It is hard to see them buying the codec for internal purposes. Maybe this is just a big company that doesn’t know what to do with its money syndrome?

  • John Fitzpatrick

    I am not convinced by the argument above.
    First, the licensing argument: licensing rules are always subject to change. To wit, licensing a codec ‘per website’ is an outmoded metric. At some point, Google could have found itself in an unfair licensing situation. At bare minimum, owning VP8 will prevent that for years to come.
    Killing a ‘4 screen strategy’: I am confident Google has the weight to push their tech onto all four screens. And its my understanding that VP8 actually performs better than H.264 at low processing rates, making it a natural for portable devices.
    “VP8 is a codec, not a platform”: right. but Chrome is a platform. Android is a platform. Wave. etc. Google does platforms.
    “No one has seen VP8 in action”: are you presuming Google didn’t kick the tires here for a bit? I think they probably did.
    “can’t overcome standards” “Consumers don’t know/care”: Precisely why I think Google might win here. Google has privity with the consumer, more so than any competitor. Adobe? MSFT? Not the same level of engagement with the consumer.

  • Antonis, you raise a few interesting points that I’ve been mulling since I wrote the news article for early this morning. I didn’t do much analysis, due to the short timeframe to get the news up, but have spent the last few hours thinking through a few of the whys and wherefores, and Dan’s post brings a few of those to the forefront.
    I think Google’s got a nice three-base hit going on here, with the outside chance of a home run. As you mention, open sourcing VP8 could deal with the objections that have been raised more loudly since the Open Video Conference in June and the subsequent impact on the HTML 5 video tag discussions.
    As mentioned in the articles I did around both of those topics, Google’s made it plain, at least with Chrome, that it’s wiling to play both in the open-source and standards-based video worlds.
    The original open-sourcing of the VP codec that Theora is based on, VP3.2, has raised valid objections about the open-source community’s use of a “tired” code base to attempt an assault on H.264.
    The thing is, Google doesn’t have to open-source VP8 to be a part of the open-source movement toward a “free” codec; they can open-source VP7 instead, which provides a chance for the open-source community to mount a decent effort to catch up with H.264 (and for Wikimedia and Mozilla and Chrome to get what they wanted during the HTML5 debate)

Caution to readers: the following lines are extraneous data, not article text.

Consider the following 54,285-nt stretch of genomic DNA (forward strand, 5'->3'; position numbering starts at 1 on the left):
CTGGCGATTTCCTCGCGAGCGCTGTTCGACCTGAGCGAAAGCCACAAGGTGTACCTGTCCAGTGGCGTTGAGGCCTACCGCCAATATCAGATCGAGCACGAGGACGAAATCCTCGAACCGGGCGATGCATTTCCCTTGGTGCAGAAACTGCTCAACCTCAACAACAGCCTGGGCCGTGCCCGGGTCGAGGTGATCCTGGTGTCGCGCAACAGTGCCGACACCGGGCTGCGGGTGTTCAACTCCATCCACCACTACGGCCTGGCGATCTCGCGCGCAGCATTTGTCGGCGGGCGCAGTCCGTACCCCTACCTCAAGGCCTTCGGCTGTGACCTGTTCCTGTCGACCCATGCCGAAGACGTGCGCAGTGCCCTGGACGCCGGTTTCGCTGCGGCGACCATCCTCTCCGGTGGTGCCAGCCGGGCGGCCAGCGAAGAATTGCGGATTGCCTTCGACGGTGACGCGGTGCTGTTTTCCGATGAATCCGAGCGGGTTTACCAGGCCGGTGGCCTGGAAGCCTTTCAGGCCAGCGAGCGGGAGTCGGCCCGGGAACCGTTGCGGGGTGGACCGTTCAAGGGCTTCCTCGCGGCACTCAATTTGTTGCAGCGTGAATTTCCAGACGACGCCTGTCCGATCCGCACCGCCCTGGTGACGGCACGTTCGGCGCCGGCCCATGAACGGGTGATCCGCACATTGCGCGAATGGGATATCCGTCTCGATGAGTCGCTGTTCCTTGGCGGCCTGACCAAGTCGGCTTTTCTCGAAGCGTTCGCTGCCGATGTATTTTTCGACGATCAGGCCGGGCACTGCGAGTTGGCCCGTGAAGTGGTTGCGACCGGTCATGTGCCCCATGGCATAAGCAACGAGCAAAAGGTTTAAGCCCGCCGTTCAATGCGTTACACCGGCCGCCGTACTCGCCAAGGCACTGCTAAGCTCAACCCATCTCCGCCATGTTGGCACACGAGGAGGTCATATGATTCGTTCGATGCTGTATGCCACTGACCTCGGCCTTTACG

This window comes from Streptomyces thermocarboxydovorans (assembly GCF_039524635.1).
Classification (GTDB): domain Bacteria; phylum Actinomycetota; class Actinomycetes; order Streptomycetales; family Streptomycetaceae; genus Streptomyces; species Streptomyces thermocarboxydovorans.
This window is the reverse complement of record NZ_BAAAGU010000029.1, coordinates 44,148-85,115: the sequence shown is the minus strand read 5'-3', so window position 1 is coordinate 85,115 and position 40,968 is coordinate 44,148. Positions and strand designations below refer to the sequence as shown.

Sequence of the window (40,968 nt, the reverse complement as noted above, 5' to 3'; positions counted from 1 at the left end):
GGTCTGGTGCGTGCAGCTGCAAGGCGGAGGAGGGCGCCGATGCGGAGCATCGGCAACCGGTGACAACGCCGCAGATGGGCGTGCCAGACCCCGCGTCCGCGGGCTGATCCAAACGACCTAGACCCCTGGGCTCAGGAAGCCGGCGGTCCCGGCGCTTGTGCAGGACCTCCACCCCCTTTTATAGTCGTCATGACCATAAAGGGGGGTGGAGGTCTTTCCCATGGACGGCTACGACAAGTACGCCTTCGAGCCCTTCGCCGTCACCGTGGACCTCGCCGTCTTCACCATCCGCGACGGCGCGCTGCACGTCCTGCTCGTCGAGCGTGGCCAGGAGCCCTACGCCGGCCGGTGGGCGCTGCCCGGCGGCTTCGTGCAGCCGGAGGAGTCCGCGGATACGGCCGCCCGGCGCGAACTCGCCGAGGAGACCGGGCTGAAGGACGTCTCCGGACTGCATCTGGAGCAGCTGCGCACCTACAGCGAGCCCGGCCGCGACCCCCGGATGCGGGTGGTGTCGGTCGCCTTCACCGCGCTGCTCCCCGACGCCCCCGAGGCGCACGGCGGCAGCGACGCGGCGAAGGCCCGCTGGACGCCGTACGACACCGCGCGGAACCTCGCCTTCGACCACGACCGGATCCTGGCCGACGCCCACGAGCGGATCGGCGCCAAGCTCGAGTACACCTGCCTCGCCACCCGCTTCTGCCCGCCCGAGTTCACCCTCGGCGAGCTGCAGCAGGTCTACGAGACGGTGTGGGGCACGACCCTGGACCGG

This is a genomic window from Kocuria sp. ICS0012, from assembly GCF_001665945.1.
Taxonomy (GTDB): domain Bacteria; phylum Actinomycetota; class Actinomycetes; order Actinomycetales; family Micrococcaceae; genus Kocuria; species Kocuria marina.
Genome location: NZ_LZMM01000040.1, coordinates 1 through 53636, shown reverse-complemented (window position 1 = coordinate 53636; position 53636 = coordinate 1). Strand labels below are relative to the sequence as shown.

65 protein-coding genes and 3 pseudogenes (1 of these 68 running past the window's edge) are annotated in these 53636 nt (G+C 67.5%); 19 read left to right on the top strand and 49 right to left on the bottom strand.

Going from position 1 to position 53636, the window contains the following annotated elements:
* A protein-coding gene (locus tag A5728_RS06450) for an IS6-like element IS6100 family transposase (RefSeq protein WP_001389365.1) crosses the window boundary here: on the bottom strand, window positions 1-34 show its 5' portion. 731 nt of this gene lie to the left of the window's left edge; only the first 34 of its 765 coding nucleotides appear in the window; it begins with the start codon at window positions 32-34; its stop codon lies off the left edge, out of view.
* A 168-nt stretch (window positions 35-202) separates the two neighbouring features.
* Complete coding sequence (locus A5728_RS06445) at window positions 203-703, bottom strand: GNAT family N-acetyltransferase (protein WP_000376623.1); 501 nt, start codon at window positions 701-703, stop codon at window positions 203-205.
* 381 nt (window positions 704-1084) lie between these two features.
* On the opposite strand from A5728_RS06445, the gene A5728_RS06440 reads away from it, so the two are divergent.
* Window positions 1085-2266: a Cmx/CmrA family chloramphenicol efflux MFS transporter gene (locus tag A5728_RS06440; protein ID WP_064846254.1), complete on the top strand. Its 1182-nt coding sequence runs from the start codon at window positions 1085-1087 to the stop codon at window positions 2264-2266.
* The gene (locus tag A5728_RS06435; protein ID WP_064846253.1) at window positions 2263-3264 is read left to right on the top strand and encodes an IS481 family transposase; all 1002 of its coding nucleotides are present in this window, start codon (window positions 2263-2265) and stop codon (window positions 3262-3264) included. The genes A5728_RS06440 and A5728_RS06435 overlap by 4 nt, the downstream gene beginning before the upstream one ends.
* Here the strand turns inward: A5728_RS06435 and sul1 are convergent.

Based on the comparisons I did a few years ago (in Dec 2007, available at between VP6, VP7 and H.264, if they released VP7 as open-source it would bring open-source and standards-based codecs close to parity.
    The second-base play is that Google gets H.264 as part of its On2 purchase. That’s what the Hantro part of the On2 purchase gives Google a double benefit.
    The third-base play is that Google gets to make the open-source community happy, play in the standards-based world with H.264 and keep VP8 all to itself as a proprietary codec for live, low-latency, bi-directional streams (beyond Googletalk, think Skype, AIM Triton, the Chinese telecom that On2 has as a client for video IM, etc.)
    Will it be a home run? I think the economies of scale Google gets from buying out of an unknown licensing fee might look like a way to get that final base, but the real final sprint from third to home plate will be all about Google’s ability to execute on a vision like the one I’m conjecturing. Regardless, the gestalt of these moves means Google gets a chance to keep something for itself, while building a barrier to entry on the innovation side.

  • Roadman

    Allthough there is wide adoption of the H.264 standard, soon TV’s will come with (Chrome) Operating systems like the android Gphone Os.
    Set-top boxes cover ground in the video market flux but long term IPTV seems to fragment distribution.
    I here what you say about the ipod, but this device is loosing ground too, whats the point in having an ipod when my GPhone does the lot at the same price with more features?
    Google cant help but opensource the codec, without doing so would go against the whole brand recognition, they may also provide encoding services in the cloud.
    “While one could assume that Google will do something with VP8 and Chrome tying into the new HTML 5 standard, is that the reason to spend $100M to acquire a codec? I don’t think so.”
    Neither do I,
    They could have improved the Dirac codec which is already opensource or improved the Theora codec, very strange…

  • Codec Guy

    Open sourcing the codec would do nothing to remove the infringement risk. Further, when it comes to niche, very complex technologies such as codecs the benefits of open sourcing are diminished significantly. After all how many people around the world are there that have the math AND the video experience to really make improvements to a codec? That aren’t already employed by companies with a vested interest in compression? Not many.